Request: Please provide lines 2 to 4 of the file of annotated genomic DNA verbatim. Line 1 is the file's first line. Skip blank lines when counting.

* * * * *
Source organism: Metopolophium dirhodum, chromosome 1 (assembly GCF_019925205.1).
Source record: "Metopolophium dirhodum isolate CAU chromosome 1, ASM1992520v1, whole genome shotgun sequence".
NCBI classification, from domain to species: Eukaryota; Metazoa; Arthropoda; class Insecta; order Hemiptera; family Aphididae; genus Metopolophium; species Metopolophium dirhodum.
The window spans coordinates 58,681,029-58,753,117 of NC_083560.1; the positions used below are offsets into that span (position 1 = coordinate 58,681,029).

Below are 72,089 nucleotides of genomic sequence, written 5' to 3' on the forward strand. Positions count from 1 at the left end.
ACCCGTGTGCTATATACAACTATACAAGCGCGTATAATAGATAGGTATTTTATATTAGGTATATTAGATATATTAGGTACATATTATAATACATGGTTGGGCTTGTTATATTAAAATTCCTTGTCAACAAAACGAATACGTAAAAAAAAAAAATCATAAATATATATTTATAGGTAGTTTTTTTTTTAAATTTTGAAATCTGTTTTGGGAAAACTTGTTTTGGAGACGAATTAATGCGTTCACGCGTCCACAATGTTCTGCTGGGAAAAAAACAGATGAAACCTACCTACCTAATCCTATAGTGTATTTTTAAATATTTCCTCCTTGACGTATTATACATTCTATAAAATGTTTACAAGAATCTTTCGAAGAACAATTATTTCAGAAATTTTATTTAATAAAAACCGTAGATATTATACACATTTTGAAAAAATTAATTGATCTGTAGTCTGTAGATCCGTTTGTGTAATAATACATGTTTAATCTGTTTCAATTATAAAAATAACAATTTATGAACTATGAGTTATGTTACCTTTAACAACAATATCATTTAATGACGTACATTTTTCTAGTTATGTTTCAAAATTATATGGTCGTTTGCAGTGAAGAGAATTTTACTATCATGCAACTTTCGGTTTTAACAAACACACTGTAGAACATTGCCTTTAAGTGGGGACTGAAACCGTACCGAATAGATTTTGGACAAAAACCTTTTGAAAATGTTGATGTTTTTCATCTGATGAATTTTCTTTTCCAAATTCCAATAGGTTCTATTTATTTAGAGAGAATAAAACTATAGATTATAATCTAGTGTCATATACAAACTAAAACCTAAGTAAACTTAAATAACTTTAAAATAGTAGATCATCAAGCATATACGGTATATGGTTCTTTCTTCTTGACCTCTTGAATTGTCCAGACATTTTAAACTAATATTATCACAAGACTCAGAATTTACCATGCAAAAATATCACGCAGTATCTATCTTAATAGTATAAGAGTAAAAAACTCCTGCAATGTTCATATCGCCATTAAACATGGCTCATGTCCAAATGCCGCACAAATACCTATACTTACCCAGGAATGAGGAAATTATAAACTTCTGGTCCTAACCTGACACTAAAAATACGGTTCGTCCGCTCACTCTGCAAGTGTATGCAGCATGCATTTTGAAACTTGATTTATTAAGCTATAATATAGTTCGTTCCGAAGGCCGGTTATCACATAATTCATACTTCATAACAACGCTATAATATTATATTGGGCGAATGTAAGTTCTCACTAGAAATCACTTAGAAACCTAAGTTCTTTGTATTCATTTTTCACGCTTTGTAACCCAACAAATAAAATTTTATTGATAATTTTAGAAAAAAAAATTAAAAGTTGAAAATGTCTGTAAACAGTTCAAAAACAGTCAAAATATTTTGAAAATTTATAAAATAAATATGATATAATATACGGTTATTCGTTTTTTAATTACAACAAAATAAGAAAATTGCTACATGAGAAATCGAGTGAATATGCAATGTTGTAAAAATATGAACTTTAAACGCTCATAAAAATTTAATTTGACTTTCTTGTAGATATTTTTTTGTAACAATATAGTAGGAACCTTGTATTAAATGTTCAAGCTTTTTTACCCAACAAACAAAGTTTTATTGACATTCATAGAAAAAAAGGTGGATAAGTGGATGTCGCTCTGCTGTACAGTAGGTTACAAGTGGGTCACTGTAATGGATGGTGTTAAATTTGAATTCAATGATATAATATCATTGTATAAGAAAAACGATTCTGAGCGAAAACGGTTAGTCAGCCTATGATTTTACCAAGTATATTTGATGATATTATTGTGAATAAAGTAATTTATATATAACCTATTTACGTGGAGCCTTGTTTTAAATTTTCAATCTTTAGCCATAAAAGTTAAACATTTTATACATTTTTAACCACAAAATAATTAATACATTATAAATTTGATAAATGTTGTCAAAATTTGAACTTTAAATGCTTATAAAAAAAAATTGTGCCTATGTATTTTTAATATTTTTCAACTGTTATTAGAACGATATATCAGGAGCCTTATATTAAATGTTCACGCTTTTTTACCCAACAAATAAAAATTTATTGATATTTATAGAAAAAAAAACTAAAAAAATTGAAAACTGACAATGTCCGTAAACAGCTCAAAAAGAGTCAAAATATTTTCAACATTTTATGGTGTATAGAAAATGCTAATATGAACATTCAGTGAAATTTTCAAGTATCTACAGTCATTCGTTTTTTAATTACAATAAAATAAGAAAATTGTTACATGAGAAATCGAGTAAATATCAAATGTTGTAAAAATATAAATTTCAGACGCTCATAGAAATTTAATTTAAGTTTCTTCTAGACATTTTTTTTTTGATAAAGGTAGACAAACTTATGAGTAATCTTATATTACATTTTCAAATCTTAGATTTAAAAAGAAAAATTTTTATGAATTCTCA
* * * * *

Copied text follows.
Source record: "Metopolophium dirhodum isolate CAU chromosome 1, ASM1992520v1, whole genome shotgun sequence".
NCBI classification, from domain to species: Eukaryota; Metazoa; Arthropoda; class Insecta; order Hemiptera; family Aphididae; genus Metopolophium; species Metopolophium dirhodum.
The window spans coordinates 58,681,029-58,753,117 of NC_083560.1; the positions used below are offsets into that span (position 1 = coordinate 58,681,029).